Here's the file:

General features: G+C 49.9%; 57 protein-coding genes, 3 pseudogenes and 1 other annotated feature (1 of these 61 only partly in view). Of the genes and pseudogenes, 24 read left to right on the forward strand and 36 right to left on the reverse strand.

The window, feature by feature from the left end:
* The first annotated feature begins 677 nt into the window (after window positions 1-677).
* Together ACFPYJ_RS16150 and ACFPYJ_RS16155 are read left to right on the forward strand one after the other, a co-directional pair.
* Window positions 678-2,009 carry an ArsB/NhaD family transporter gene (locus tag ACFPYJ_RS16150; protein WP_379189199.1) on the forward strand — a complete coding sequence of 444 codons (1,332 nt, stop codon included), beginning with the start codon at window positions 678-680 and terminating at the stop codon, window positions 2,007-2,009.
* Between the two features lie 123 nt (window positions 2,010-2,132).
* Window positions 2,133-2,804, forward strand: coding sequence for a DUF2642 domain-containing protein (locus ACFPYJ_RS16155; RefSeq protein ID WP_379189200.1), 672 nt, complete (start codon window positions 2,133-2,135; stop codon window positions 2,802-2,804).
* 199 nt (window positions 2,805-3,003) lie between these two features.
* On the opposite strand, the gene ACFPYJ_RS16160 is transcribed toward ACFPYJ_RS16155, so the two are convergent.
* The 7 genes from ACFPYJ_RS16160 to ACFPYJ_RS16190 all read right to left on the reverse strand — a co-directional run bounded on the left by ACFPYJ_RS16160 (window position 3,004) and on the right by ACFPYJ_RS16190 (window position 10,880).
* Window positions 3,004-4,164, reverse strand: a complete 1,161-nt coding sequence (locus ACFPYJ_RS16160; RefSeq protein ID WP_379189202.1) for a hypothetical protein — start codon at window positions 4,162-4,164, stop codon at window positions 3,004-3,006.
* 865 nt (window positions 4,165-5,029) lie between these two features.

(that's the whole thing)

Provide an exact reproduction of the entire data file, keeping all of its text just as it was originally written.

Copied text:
General features: G+C 49.9%; 57 protein-coding genes, 3 pseudogenes and 1 other annotated feature (1 of these 61 only partly in view). Of the genes and pseudogenes, 24 read left to right on the forward strand and 36 right to left on the reverse strand.

The window, feature by feature from the left end:
* The first annotated feature begins 677 nt into the window (after window positions 1-677).
* Together ACFPYJ_RS16150 and ACFPYJ_RS16155 are read left to right on the forward strand one after the other, a co-directional pair.
* Window positions 678-2,009 carry an ArsB/NhaD family transporter gene (locus tag ACFPYJ_RS16150; protein WP_379189199.1) on the forward strand — a complete coding sequence of 444 codons (1,332 nt, stop codon included), beginning with the start codon at window positions 678-680 and terminating at the stop codon, window positions 2,007-2,009.
* Between the two features lie 123 nt (window positions 2,010-2,132).
* Window positions 2,133-2,804, forward strand: coding sequence for a DUF2642 domain-containing protein (locus ACFPYJ_RS16155; RefSeq protein ID WP_379189200.1), 672 nt, complete (start codon window positions 2,133-2,135; stop codon window positions 2,802-2,804).
* 199 nt (window positions 2,805-3,003) lie between these two features.
* On the opposite strand, the gene ACFPYJ_RS16160 is transcribed toward ACFPYJ_RS16155, so the two are convergent.
* The 7 genes from ACFPYJ_RS16160 to ACFPYJ_RS16190 all read right to left on the reverse strand — a co-directional run bounded on the left by ACFPYJ_RS16160 (window position 3,004) and on the right by ACFPYJ_RS16190 (window position 10,880).
* Window positions 3,004-4,164, reverse strand: a complete 1,161-nt coding sequence (locus ACFPYJ_RS16160; RefSeq protein ID WP_379189202.1) for a hypothetical protein — start codon at window positions 4,162-4,164, stop codon at window positions 3,004-3,006.
* 865 nt (window positions 4,165-5,029) lie between these two features.